Although considered useless for decades, the appendix is now ascribed a new body function, which is anything but redundant, reveals recent research. Namely, scientists have discovered that this organ is in fact a storage room for beneficial gut bacteria, which the body uses to “restart” the digestive system, especially after being affected with dysentery or cholera.
Traditional medicine regarded this small sack bulging from the first section of the large intestine as simply redundant or as an evolutionary vestige of a once useful organ. What’s more, people have been advised for years to have it removed because of its redundancy.
Researchers from Duke University Medical Centre in North Carolina found that the appendix acts as a reserve for beneficial gut bacteria, which then emerge, for example, after a severe bout of cholera or dysentery, both of which can purge the gut of bacteria vital for digestion.
However, in the words of Professor Bill Parker, this doesn’t imply that the appendix should be kept by all means, “It’s very important for people to understand that if their appendix gets inflamed, just because it has a function it does not mean they should try to keep it in.”
“So it’s sort of a fun thing that we’ve found, but we don’t want it to cause any harm, we don’t want people to say, ‘oh, my appendix has a function’, so I’m not going to go to the doctor, I’m going to try to hang onto it.”
Even Nicholas Vardaxis, an associate professor in the Department of Medical Sciences at RMIT University, supports the theory put forward by the Duke University team. “As an idea it’s an attractive one, that perhaps it would be a nice place for these little bacteria to localize in, a little cul-de-sac away from everything else.”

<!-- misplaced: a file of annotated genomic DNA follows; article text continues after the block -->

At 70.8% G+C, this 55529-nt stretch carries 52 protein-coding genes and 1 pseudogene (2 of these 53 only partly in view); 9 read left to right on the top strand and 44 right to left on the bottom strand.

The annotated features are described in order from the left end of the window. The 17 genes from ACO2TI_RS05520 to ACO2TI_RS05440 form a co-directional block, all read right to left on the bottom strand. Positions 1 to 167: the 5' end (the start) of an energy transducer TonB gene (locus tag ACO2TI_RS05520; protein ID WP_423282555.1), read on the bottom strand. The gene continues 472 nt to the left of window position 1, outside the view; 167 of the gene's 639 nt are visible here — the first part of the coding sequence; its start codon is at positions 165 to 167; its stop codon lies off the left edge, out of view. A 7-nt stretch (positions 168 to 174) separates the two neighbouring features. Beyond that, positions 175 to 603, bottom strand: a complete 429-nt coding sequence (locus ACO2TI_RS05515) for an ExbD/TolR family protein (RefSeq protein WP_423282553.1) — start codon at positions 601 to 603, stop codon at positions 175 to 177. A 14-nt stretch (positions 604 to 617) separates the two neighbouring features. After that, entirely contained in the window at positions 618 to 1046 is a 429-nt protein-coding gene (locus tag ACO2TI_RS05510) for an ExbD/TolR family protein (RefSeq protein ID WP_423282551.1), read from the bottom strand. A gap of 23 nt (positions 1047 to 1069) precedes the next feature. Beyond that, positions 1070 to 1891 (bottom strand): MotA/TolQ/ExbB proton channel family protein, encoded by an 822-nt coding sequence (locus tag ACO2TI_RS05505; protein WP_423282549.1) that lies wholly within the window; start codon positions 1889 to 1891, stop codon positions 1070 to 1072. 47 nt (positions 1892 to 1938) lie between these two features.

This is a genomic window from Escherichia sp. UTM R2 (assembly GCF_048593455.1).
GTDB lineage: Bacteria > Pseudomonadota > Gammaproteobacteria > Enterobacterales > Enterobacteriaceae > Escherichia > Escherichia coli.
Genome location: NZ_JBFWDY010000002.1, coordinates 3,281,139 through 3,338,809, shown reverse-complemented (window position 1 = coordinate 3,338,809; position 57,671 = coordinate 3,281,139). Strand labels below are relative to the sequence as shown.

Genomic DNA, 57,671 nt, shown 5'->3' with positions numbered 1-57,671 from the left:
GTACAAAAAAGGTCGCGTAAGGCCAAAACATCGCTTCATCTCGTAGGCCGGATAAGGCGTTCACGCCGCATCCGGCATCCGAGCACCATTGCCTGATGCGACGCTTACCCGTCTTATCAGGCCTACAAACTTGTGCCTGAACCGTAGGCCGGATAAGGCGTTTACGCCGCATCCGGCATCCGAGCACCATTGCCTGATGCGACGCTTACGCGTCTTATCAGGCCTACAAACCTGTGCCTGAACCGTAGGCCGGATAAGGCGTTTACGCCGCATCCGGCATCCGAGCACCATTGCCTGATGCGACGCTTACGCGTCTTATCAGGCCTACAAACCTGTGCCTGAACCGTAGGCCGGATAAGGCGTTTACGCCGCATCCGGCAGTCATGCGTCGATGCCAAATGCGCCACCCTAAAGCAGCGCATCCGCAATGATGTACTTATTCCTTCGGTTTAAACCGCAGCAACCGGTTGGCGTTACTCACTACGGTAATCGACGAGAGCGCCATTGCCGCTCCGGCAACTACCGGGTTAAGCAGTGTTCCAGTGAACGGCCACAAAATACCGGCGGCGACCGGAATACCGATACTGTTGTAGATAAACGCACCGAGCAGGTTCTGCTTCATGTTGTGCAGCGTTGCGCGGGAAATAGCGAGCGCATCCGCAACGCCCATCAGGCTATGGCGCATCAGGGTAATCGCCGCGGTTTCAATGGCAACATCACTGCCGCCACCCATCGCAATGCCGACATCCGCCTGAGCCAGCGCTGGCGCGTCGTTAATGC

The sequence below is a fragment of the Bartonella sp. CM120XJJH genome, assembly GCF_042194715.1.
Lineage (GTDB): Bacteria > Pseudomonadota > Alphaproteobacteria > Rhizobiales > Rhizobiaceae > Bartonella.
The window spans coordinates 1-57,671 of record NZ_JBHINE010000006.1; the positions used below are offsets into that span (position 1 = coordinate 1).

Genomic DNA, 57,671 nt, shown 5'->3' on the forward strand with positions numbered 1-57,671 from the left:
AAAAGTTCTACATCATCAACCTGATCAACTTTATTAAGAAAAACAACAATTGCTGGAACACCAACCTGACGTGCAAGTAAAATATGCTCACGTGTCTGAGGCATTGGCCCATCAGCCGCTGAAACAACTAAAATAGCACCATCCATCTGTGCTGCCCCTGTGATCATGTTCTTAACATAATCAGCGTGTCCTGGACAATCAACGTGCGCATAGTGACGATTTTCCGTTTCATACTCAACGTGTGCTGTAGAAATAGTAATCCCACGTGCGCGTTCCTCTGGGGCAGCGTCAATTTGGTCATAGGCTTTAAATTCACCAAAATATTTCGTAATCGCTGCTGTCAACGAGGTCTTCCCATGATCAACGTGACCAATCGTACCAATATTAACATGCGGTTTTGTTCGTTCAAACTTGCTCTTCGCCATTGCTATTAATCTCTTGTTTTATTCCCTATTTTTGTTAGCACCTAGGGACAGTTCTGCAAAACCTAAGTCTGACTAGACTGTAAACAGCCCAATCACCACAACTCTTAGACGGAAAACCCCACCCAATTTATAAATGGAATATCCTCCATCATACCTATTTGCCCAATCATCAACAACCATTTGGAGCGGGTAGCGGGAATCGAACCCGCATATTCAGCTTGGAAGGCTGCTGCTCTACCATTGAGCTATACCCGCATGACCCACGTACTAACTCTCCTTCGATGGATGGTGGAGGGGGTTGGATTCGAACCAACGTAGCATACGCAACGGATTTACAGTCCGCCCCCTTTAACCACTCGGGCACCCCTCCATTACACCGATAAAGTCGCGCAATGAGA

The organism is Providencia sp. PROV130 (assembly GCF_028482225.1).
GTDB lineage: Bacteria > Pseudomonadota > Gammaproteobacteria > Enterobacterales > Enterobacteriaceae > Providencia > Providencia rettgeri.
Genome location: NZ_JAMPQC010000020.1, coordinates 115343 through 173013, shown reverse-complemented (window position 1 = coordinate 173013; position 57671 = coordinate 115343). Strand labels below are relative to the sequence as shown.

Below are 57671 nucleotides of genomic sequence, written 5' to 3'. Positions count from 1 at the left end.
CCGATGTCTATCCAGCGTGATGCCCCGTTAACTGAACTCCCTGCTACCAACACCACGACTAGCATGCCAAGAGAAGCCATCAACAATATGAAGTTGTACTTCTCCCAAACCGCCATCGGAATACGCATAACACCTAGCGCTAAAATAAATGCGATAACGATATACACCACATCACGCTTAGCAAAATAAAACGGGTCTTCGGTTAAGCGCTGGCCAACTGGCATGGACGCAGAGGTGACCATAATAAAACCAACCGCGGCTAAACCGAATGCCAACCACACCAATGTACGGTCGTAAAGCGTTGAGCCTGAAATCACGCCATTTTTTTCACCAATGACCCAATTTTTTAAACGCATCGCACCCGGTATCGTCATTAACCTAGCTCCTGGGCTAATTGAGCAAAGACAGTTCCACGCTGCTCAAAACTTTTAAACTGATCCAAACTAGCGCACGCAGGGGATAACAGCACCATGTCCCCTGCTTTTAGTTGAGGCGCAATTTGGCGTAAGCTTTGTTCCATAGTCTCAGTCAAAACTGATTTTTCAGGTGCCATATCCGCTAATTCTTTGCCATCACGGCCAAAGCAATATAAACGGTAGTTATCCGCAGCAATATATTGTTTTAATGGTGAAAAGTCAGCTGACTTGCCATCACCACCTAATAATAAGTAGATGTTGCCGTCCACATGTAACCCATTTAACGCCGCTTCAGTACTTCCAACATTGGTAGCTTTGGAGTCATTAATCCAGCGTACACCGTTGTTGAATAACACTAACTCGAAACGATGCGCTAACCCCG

“The thing is that if we observe what’s been happening through evolution, the higher on the evolutionary scale we are and the more omnivorous animals become then the smaller and less important the appendix becomes and humans are a good example of that.
“The actual normal flora bacteria within the appendix, as well within our gut, are the same, so we’ve lost all of those specialized bacteria.
“So it doesn’t have that safe house type of function anymore, I don’t think.
“It’s a vestige of something that was there in previous incarnations, if you like.”
Scientists made the discovery by examining the appendices of koalas, which are extremely long compared to the short human variety.
This organ is highly beneficial for their diet which almost entirely consists of eucalyptus leaves.
Although the human appendix acts in a similar manner to that of koalas, Professor Vardaxis says that it is improbable that the Australian marsupial’s organ will shrink any time soon.
“Unless of course we have a massive blight and we get the eucalypt on which the koala thrives dying, then we may find some mutant koalas out there perhaps that will start eating other things, and as they start to eat other things, then over generations and hundreds of thousands of years of time, then surely, yes, the koala’s appendix will shrink as well.”
According to Professor Vardaxis, the shrinkage of the appendix in humans resulted from changes in our diet that took place over thousands of years. This leaves an open possibility for species with a larger appendix now, to find themselves in a similar situation if their diet was to change significantly, and their appendix began to shrink. Even koalas can suffer from appendicitis and have to have it taken out, just like humans, says Vardaxis.